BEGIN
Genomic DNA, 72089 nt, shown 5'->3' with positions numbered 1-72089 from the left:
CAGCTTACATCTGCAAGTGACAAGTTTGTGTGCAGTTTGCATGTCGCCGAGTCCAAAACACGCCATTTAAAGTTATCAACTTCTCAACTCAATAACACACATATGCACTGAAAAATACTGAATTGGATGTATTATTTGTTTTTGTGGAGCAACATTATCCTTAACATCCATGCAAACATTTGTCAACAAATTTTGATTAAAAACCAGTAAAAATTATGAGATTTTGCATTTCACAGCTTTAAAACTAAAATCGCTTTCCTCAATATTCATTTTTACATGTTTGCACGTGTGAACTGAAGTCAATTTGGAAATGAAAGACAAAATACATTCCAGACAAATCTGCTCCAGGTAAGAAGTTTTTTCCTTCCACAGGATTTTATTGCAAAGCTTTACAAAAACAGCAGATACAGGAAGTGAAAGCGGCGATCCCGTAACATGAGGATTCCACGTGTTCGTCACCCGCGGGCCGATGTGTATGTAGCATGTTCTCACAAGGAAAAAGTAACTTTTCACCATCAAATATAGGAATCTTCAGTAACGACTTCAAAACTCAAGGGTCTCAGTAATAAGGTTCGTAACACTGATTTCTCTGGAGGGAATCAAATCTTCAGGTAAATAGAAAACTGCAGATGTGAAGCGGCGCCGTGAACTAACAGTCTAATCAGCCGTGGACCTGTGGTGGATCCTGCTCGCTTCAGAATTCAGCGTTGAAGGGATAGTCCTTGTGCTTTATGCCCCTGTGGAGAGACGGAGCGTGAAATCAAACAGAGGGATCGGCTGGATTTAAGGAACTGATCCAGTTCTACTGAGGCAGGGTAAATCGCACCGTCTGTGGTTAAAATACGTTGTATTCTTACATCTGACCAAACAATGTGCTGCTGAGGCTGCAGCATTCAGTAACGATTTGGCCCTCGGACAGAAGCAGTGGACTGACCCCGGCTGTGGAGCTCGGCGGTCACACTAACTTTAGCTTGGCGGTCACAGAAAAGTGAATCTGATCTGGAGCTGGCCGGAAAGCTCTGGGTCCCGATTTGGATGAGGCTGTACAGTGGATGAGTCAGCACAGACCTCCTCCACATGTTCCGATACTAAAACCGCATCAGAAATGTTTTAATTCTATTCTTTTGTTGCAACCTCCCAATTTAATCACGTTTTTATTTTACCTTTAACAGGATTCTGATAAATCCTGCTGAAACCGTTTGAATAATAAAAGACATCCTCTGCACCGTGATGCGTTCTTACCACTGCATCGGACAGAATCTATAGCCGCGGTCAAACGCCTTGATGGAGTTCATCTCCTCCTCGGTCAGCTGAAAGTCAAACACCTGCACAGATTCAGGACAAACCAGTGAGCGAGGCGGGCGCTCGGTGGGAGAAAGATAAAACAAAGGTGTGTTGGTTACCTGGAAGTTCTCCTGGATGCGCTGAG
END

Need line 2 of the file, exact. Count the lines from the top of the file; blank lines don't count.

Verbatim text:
CAGCTTACATCTGCAAGTGACAAGTTTGTGTGCAGTTTGCATGTCGCCGAGTCCAAAACACGCCATTTAAAGTTATCAACTTCTCAACTCAATAACACACATATGCACTGAAAAATACTGAATTGGATGTATTATTTGTTTTTGTGGAGCAACATTATCCTTAACATCCATGCAAACATTTGTCAACAAATTTTGATTAAAAACCAGTAAAAATTATGAGATTTTGCATTTCACAGCTTTAAAACTAAAATCGCTTTCCTCAATATTCATTTTTACATGTTTGCACGTGTGAACTGAAGTCAATTTGGAAATGAAAGACAAAATACATTCCAGACAAATCTGCTCCAGGTAAGAAGTTTTTTCCTTCCACAGGATTTTATTGCAAAGCTTTACAAAAACAGCAGATACAGGAAGTGAAAGCGGCGATCCCGTAACATGAGGATTCCACGTGTTCGTCACCCGCGGGCCGATGTGTATGTAGCATGTTCTCACAAGGAAAAAGTAACTTTTCACCATCAAATATAGGAATCTTCAGTAACGACTTCAAAACTCAAGGGTCTCAGTAATAAGGTTCGTAACACTGATTTCTCTGGAGGGAATCAAATCTTCAGGTAAATAGAAAACTGCAGATGTGAAGCGGCGCCGTGAACTAACAGTCTAATCAGCCGTGGACCTGTGGTGGATCCTGCTCGCTTCAGAATTCAGCGTTGAAGGGATAGTCCTTGTGCTTTATGCCCCTGTGGAGAGACGGAGCGTGAAATCAAACAGAGGGATCGGCTGGATTTAAGGAACTGATCCAGTTCTACTGAGGCAGGGTAAATCGCACCGTCTGTGGTTAAAATACGTTGTATTCTTACATCTGACCAAACAATGTGCTGCTGAGGCTGCAGCATTCAGTAACGATTTGGCCCTCGGACAGAAGCAGTGGACTGACCCCGGCTGTGGAGCTCGGCGGTCACACTAACTTTAGCTTGGCGGTCACAGAAAAGTGAATCTGATCTGGAGCTGGCCGGAAAGCTCTGGGTCCCGATTTGGATGAGGCTGTACAGTGGATGAGTCAGCACAGACCTCCTCCACATGTTCCGATACTAAAACCGCATCAGAAATGTTTTAATTCTATTCTTTTGTTGCAACCTCCCAATTTAATCACGTTTTTATTTTACCTTTAACAGGATTCTGATAAATCCTGCTGAAACCGTTTGAATAATAAAAGACATCCTCTGCACCGTGATGCGTTCTTACCACTGCATCGGACAGAATCTATAGCCGCGGTCAAACGCCTTGATGGAGTTCATCTCCTCCTCGGTCAGCTGAAAGTCAAACACCTGCACAGATTCAGGACAAACCAGTGAGCGAGGCGGGCGCTCGGTGGGAGAAAGATAAAACAAAGGTGTGTTGGTTACCTGGAAGTTCTCCTGGATGCGCTGAG